People often ask me how much iron they actually absorb from the food they eat. Well, the truth is that there is no clear cut answer because every body is different. I can, however, provide some helpful information and benchmarks based on the Dietary References Intakes.
What Affects Iron Absorption?
When we eat food containing iron, the iron is absorbed in the upper part of the small intestine. This is the same for everybody so you’d think that finding out how much food the body absorbs would be simple, right? Well, there are things that alter the way iron is absorbed that make it difficult to sum it up in one simple answer. There are a few factors that can alter iron absorption:
Type of Iron Molecule
Meat, fish, and poultry provide us with high amounts of heme iron, which is slightly better absorbed by the body, while plant-based foods contain non-heme iron. A person whose diet is mostly vegetarian will absorb less iron than someone who eats a traditional mixed diet.
Other Ingested Substances
What you eat in the hours before or after consuming iron alters how much iron you absorb from iron-rich foods and oral iron supplements. Iron absorption inhibitors can include coffee, tea, cola, chocolate, bran, etc.
Learn more about iron absorption inhibitors here →
Certain people face a greater risk of developing iron deficiency than others, and certain diseases or disorders can alter the way iron is absorbed in the body. For example, celiac disease, Crohn’s disease, gastrointestinal disorders, Chronic Kidney Disease, etc.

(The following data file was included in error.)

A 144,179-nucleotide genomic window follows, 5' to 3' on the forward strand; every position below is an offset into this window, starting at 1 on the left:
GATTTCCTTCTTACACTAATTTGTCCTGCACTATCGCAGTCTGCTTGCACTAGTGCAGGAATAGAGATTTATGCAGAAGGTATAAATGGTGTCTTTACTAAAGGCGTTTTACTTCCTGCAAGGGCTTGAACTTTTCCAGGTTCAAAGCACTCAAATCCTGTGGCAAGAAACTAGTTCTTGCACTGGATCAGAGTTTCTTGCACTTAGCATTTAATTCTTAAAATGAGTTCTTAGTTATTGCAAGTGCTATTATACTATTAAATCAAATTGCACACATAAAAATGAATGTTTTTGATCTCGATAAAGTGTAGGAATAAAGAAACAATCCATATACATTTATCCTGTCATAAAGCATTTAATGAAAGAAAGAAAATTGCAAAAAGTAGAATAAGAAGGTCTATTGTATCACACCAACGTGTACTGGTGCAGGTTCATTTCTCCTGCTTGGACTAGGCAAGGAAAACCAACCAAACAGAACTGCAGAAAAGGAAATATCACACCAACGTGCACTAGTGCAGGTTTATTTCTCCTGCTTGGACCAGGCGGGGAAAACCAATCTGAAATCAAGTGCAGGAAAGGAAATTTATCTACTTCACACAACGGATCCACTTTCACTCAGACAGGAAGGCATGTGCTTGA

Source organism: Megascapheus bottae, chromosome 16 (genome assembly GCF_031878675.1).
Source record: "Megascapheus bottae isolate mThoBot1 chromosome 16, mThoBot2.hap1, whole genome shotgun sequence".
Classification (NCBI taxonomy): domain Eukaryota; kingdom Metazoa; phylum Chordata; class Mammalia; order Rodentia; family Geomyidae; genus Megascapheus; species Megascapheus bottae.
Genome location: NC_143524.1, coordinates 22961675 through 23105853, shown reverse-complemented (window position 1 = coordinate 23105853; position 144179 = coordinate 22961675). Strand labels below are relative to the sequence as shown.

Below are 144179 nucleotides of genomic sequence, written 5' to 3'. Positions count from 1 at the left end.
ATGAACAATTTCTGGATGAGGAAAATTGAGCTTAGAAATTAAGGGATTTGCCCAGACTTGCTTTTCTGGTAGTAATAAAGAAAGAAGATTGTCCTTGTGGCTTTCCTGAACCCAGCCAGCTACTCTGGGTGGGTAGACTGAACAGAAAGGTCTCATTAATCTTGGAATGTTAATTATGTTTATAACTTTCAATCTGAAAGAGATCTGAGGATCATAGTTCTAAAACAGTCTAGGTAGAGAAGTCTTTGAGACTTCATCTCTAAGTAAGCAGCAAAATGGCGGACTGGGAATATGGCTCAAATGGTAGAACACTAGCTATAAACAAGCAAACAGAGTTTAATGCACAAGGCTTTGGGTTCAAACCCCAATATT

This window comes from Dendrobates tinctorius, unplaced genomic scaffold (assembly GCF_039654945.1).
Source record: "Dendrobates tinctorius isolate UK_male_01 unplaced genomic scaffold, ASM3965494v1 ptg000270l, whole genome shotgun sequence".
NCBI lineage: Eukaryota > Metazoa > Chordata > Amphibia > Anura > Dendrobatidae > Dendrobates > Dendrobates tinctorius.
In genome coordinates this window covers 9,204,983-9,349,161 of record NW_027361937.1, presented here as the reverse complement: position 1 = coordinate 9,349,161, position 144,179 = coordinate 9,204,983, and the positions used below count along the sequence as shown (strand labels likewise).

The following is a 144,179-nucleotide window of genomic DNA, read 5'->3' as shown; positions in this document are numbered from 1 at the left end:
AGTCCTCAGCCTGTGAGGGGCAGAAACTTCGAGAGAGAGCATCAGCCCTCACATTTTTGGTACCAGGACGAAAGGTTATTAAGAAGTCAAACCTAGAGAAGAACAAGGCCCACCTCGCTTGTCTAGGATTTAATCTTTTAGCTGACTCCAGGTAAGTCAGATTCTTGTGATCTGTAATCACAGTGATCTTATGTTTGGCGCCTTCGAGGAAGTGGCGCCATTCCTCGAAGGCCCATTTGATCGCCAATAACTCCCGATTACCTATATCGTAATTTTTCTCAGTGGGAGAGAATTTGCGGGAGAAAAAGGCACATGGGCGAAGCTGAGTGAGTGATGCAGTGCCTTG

Learn more about at-risk groups here →
So, What Does This Actually Mean?
While no one can really answer the question about how much iron you actually absorb, the conservative estimate is 25% for heme iron absorption and 16.8% for non-heme iron. This information is provided in the Dietary Reference Intakes from the National Academy of Science. It may not be an exact number, but it should give you a pretty good idea of what you’re getting or can get from the foods you eat. It is also very important to note that absorption is further increased in iron deficient states.
If you have low iron intake, fall into an at-risk group, and/or have symptoms such as chronic fatigue, irritability and inability to concentrate, then iron deficiency might be suspected. Please check your symptoms using the Symptoms Checker and discuss this with your primary healthcare provider for proper diagnosis.
Content and advice provided on The Iron Maiden is for information purposes only and should not serve as a substitute for a licensed health care provider, who is knowledgeable about an individual’s unique health care needs